We ate our sandwiches in the parking lot while the car charged in preparation for setting out with a full "tank" on the opposite shore. I won the award (that I made up on the spot) for most cutely wrapped sandwich, since mine was in the tiny paper bag that had been full of cherry tomatoes, and tied up with the ribbon from the Champagne bottle. Dad was a close second with his creative use of a coffee bean bag.

We drove onto the ferry after managing to eat our sandwiches unmolested by seagulls (not a given that close to the water, as we had learned the hard way!) It quickly became clear that my mom and I also won the award for cutest matching mother-daughter duo on the ferry (admittedly, there were no other contestants) but our yellow raincoats and pigtail buns were definitely prize-worthy.

Kate and Martha with matching yellow raincoats and pigtail buns
I mean come on

We got some naps in despite the chilly wind on the top deck (where I had to stay to avoid seasickness) and arrived in Gedser without incident. From there we drove up to our adorable thatched cottage just outside of Højerup, which was near the Baltic coast, a little over halfway on our meandering journey north towards Copenhagen. We were, interestingly enough, also just north of Stevns Klint, which was made a UNESCO World Heritage Site "because it is the best place in the world to experience the traces of the asteroid that hit the Earth 66 million years ago." according to the website.[1] Pretty neat! We squinted, but "The traces from the impact can be found between the cliff's thick layer of chalk and lime. A very thin grey-brown layer of clay, called Fiskeler, contains traces of the asteroid and of the soil layers that have been flung into the atmosphere as powdered red-hot soil and rocks where the asteroid hit." We definitely noticed the chalky cliffs, but couldn't quite make out that all-important very thin grey-brown layer of clay. It was cool to know it was there though.

We got some pizza in town that first night, at one of those places you're a little skeptical of, because they also apparently have excellent subs and burgers and gyros...can any place really do all of that well, you wonder. But it was actually decent food. Meanwhile the car charged. The just-past-solstice summer light meant we could fully see and explore the cottage when we eventually arrived, despite the late hour. Charming though it was, the stairs to the upper level where both bedrooms (but no bathroom) were, ended up being both extremely steep and also railing-less. Let's just say that every mid-night bathroom trip felt like a daring adventure!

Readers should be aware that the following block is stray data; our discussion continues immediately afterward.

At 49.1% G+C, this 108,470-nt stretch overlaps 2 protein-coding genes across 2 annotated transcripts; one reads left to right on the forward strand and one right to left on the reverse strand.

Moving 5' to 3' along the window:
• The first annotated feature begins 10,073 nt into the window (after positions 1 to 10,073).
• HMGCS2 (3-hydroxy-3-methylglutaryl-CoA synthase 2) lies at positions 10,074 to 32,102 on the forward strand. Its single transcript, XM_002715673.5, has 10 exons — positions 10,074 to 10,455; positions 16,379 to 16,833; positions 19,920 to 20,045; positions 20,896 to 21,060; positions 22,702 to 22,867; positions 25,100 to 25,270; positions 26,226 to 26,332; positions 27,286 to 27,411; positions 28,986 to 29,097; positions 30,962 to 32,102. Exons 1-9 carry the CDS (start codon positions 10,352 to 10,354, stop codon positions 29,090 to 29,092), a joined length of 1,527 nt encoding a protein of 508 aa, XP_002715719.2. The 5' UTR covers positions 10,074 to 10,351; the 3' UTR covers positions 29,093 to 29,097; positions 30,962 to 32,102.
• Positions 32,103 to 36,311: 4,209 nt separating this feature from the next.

The very steep and railing-less stairs up to the 2nd floor of our airbnb
Thank goodness you could hold onto the wall!

The next day we decided (despite the cloudy chill) to head to the beach. Thus, we had some breakfast and went to Rødvig Strand. The boys and I decided we had to swim when at the beach on summer vacation, so we avoided the plentiful jellyfish and waded in. Mom, perhaps more prudently, elected to stay on the sand and do a sketch. We emerged from the chilly salt bath before long, and quickly dried off and added many dry layers. We ended up taking a long meander back to the car, up the beach steps so we could look out over the water from there and enjoy the cute little cottages lined up along the coast. We also strolled through a boat yard on the way back, where there was some interesting re-painting and maintenance going on that we curiously observed before continuing on our way.

After a quick stop back at our home base, we continued on to the old Højerup church, which was quaintly situated on a cliff overlooking the sea. Local legend has it that, "a skipper in distress at sea promised God that if he came ashore alive, he would build a church on the cliff" according to the local website. But the location became a lot less quaint by the 1900s, when the soft chalk of the underlying cliff had worn away and been undercut by the sea such that, "Early in the morning of March 16, 1928, a large piece of the cliff crashed into the sea, along with the church choir and part of the cemetery" according to the same website.[2] Now, pardon me while I indulge in yet another translation tangent here. ~It's my blog so I can do what I want~

If you read just what I have quoted here (as we apparently did while visiting) it really strongly implies that a group of hapless religious singers fell victim to some seriously dramatic erosion, right? I'm glad I looked into it further, because my research has now clarified that, as implied by the previous paragraph (which states that the church was closed in 1910) when they say "choir" here they apparently mean "the section of the church where the choir would have been if the church were still in use" and not in fact the actual group of singers themselves. So maybe this is a case of us not reading carefully enough at the time--maybe we missed the line about the church being closed in 1910?-- but I rather think that it is due to a translation error that has had me thinking that these poor pious Danish vocalists got to visit the heaven about which they no doubt sang so sweetly rather sooner than planned...